Yet, in Georgia (and other Race to the Top winning states), large sums of money are being spent on hiring consultants to tell school districts how to manage its people.  Heero Hacquebord made an important point about this on a comment he made on the Mike Stoecklein’s blog post:

Our systems are cancerous diseases that consultants do not seem to have the courage to address, because that terminates their client contracts!!!  “Performance appraisal:, “pay for performance”, “bonuses”, “productivity measurements” for nurses and physicians, are sold by consultants at great costs to the health care systems. We talk about respect for people, but then we destroy them by the systems we use. We do not motivate people, we only activate them, which means they do what leadership want them to do because of the consequences if they did not? We end up with fear and intimidation, and people have to go along to put bread on the table (note, substitute the word nurses and physicians with administrators and teachers).  (Stoecklein, Mike. “We Need to Understand Variation to Manage Effectively.” Deming Blog. W. Edwards Deming Institute, 07 Feb. 2013. Web. 26 Jan. 2014)

To Stoecklein,  Hacquebord, and others, because system leaders do not understand variation, they continue to lack the knowledge to manage humanely; instead they prod along tampering with the system.  Because of this lack of understanding of systems theory, they think that most of the problems of schools can put on the shoulders of teachers, and they continue to think that simple causal relationships define the teacher-student relationship.  Nothing could be further from the truth.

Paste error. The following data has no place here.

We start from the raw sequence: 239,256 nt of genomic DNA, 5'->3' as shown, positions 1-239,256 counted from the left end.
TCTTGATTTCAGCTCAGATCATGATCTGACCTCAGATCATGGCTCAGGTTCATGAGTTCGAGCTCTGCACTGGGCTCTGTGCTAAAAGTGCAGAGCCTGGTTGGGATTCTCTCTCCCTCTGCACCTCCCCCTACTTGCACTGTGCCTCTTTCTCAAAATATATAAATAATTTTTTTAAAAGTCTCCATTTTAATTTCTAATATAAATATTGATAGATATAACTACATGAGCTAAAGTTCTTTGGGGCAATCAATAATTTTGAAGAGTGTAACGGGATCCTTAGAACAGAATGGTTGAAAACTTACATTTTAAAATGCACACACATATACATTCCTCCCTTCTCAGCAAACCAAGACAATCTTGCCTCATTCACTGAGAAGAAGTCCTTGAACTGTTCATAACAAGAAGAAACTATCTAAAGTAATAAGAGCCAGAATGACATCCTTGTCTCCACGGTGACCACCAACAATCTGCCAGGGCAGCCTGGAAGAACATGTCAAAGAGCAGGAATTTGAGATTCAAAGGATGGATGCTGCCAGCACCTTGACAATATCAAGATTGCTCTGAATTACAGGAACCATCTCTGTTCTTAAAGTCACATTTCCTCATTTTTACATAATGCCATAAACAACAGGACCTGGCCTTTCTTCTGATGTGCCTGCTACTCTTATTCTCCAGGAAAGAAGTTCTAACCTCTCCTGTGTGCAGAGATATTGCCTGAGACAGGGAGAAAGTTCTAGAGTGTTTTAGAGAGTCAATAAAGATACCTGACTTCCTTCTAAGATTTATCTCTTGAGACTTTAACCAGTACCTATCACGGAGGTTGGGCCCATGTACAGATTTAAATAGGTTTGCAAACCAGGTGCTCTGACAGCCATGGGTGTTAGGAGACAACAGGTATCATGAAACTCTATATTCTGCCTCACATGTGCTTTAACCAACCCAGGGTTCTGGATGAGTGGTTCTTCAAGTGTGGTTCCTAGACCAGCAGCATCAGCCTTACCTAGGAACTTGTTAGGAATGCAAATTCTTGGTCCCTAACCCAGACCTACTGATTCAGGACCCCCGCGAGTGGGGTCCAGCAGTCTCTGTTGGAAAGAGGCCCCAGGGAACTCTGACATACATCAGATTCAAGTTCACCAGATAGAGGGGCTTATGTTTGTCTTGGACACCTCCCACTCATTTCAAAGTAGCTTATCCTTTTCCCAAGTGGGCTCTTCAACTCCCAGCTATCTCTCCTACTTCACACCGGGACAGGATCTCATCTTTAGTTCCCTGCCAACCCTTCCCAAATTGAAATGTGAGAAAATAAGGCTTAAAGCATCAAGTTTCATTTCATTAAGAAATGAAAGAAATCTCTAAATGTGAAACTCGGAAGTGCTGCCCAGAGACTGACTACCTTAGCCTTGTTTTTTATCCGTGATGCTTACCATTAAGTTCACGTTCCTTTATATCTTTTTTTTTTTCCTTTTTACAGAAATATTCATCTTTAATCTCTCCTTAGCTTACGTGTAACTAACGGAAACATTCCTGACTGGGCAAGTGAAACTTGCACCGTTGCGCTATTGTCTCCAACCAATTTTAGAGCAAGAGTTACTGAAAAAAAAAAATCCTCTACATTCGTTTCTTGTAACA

What is the effect of using student test scores to evaluate teachers?  Its demoralizing not only to teachers, but imagine the kid who says to herself, “today I am going to take a test that will decide if my teacher is hired or fired!”  What’s the effect of this in the school culture?  How would you approach the curriculum if you knew that student scores will affect your performance and job stability?  Wouldn’t you teach to the test?  Using pre-test vs post-test scores, Value Added Measures, and high-stakes tests are unsubstantiated methods that have very low reliability on the one hand, and are simply invalid on the other.  How can school board members vote to carry out such as plan in their own school district?  What are they thinking if they do this?

Last year, a group of Georgia university professors, who are experts in the field of educational evaluation, posted a letter to Governor Deal, State School Superintendent Barge, as well as key politicians in the Georgia Legislature, and superintendents of school districts participating in Georgia’s Race to the Top.   The researchers provided detailed evidence that the teacher evaluation system that the Georgia Department of Education has created is not based on supporting research.  They raised the following concerns, and recommended that using student achievement scores to evaluate teachers should be postponed.  Their concerns included the following:

  1. Value Added Models are not proven;
  2. GA is not prepared to implement this evaluation model;
  3. This model is not the most useful way to spend education funds;
  4. Students will be adversely affected by this Value Added Model.

We need not only suspend the use of teacher evaluation systems based on student achievement gains, we need to think differently about schools.  We need to heed Einstein’s warning that we can’t solve the problems created by the current pattern of thought using the current pattern of thought.

My dear colleagues, school board members, school leaders, if you think student output as measured by achievement tests is a way to evaluate teacher effectiveness, please consider that you might be wrong.

 

NAEP Large City Study Sheds Light on the Effects of the Atlanta Public Schools’ Cheating Scandal

NAEP Large City Study Sheds Light on the Effects of the Atlanta Public Schools’ Cheating Scandal.

The National Assessment of Educational Progress (NAEP) created the Trial Urban District Assessment (TUDA) in 2002 to assess student achievement in the nation’s large urban districts.  Reading results were first reported in 2002 for six districts, and math results were reported in 2003 for 10 districts.

The NAEP provides data from 2002 through 2012 on math and reading and are comparable to NAEP national and state results because the same assessments are used.